The Tanûkhids or Tanukh were a confederation of Arab tribes, sometimes characterized as Saracens. They first rose to prominence in northern Arabia and south of Syria in the 3rd century BC. Both Lakhmid and Tanukhid inscriptions have been found at Umm el-Jimal in Jordan and Namara in Syria. The ancient Tanukhi tribal confederation was largely taken over by several branches of the large Azd and Quda'a tribe.
During the high medieval period, the Islamic world was at its cultural peak, supplying information and ideas to Europe, via Al-Andalus, Sicily and the Crusader kingdoms in the Levant. These included Latin translations of the Greek Classics and of Arabic texts in astronomy, mathematics, science, and medicine. Other contributions included technological and scientific innovations via the Silk Road, including Chinese inventions such as paper and gunpowder.
The term Norman-Arab-Byzantine culture, Norman-Sicilian culture or, less inclusive, Norman-Arab culture, refers to the interaction of the Norman, Latin, Arab and Byzantine Greek cultures following the Norman conquest of Sicily and of Norman Africa from 1061 to around 1250. This civilization resulted from numerous exchanges in the cultural and scientific fields, based on the tolerance showed by the Normans towards the Greek-speaking populations and the Muslim settlers. As a result, Sicily under the Normans became a crossroad for the interaction between the Norman and Latin Catholic, Byzantine-Orthodox and Arab-Islamic cultures.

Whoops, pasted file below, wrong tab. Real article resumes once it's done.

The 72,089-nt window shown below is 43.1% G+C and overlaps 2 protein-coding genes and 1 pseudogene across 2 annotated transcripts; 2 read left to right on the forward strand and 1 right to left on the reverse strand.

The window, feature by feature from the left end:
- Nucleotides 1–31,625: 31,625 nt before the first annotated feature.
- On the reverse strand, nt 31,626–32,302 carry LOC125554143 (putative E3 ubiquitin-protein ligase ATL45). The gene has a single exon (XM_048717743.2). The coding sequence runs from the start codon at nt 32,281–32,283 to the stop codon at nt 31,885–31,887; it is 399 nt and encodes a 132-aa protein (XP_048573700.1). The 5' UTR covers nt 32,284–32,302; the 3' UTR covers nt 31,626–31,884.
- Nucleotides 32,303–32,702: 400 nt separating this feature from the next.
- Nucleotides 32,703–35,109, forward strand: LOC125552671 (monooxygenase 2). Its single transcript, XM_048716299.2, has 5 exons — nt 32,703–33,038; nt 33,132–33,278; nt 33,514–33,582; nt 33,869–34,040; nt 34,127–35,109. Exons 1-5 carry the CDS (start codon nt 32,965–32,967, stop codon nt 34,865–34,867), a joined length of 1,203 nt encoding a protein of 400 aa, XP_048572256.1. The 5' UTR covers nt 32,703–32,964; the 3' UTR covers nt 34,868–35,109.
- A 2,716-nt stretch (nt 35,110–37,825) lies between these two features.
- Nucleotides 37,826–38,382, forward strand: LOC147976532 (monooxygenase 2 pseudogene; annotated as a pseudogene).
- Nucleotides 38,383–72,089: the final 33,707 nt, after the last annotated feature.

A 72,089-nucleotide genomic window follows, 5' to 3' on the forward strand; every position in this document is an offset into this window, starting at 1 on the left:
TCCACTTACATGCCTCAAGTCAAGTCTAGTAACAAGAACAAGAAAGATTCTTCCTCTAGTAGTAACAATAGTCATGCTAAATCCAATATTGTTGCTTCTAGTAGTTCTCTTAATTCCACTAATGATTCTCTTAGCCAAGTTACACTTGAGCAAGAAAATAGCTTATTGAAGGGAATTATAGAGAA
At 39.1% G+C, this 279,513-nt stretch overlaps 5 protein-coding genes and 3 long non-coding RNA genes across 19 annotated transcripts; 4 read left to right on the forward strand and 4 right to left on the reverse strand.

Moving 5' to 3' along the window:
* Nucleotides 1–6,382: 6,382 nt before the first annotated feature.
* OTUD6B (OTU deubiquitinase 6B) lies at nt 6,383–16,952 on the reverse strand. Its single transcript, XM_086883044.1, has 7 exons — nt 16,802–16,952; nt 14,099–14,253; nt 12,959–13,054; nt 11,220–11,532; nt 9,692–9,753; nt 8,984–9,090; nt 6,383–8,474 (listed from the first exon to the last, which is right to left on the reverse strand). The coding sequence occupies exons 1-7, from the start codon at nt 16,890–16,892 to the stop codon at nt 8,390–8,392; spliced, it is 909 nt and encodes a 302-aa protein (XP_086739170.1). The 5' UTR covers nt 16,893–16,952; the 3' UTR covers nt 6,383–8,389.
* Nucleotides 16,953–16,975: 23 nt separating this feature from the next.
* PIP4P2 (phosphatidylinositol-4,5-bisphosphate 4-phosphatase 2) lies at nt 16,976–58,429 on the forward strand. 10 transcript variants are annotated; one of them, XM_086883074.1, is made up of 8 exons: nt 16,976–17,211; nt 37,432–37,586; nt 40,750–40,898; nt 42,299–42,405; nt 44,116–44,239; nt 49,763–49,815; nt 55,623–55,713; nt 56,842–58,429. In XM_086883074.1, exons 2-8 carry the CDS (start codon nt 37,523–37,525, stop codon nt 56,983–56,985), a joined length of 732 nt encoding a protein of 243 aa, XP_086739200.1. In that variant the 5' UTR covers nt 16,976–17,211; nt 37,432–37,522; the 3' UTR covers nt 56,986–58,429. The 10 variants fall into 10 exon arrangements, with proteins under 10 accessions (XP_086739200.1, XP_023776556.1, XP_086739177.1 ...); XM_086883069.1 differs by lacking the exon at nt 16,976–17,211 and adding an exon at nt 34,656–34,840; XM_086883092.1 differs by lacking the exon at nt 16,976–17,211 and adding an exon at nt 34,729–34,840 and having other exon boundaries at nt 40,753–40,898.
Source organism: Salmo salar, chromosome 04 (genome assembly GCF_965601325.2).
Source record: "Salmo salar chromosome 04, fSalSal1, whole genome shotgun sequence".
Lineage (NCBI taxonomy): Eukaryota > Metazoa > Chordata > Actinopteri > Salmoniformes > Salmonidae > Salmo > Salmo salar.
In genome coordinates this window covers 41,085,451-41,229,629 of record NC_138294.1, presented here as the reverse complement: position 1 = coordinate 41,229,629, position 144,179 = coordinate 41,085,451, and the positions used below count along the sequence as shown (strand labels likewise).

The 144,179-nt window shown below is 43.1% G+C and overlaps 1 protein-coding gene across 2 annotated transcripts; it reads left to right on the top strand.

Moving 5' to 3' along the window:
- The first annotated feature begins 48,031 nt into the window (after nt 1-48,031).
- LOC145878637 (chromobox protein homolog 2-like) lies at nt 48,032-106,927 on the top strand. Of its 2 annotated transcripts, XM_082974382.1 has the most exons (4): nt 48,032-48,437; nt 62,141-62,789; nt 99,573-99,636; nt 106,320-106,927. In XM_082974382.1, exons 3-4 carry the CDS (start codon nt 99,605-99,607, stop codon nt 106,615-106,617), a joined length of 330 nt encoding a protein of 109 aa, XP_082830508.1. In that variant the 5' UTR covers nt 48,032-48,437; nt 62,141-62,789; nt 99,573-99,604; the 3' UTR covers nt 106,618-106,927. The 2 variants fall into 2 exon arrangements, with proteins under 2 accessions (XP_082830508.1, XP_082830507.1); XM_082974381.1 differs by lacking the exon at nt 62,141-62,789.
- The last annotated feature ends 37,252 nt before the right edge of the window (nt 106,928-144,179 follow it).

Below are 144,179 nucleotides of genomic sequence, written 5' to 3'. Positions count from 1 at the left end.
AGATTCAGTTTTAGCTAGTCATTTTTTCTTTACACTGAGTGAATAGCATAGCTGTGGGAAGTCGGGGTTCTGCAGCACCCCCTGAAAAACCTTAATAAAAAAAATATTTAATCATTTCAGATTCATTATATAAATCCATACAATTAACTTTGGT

The Qedarite Kingdom, or Qedar, was a largely nomadic, ancient Arab tribal confederation. Described as "the most organized of the Northern Arabian tribes", at the peak of its power in the 6th century BCE it had a kingdom and controlled a vast region in Arabia.
Nuha is a deity that was worshipped among the Northern Arabian tribes in pre-Islamic Arabia. Associated with the sun, she formed part of a trinity of gods, along with Ruda and Atarsamain. In Southern Arabia, Shams was her equivalent.
Arabs in Europe are people of Arab descent living in Europe today and over the centuries. Several million Arabs are residents in Europe. The vast majority form part of what is sometimes called the "Arab diaspora", i.e. ethnic Arabs or people descended from such living outside the Arab World. Most of the Arabs in Europe today are from the Maghreb.
The region of Syria, known in modern literature as "Greater Syria", "Syria-Palestine", or the Levant, is an area located east of the Mediterranean Sea. Throughout history, the region has been controlled by numerous different peoples, including ancient Egyptians, Canaanites, Israelites, Assyria, Babylonia, the Achaemenid Empire, the ancient Macedonians, the Roman Empire, the Byzantine Empire, the Rashidun Caliphate, the Umayyad Caliphate, the Abbasid Caliphate, the Fatimid Caliphate, the Crusaders, the Ayyubid dynasty, the Mamluk Sultanate, the Ottoman Empire, the United Kingdom and the French Third Republic.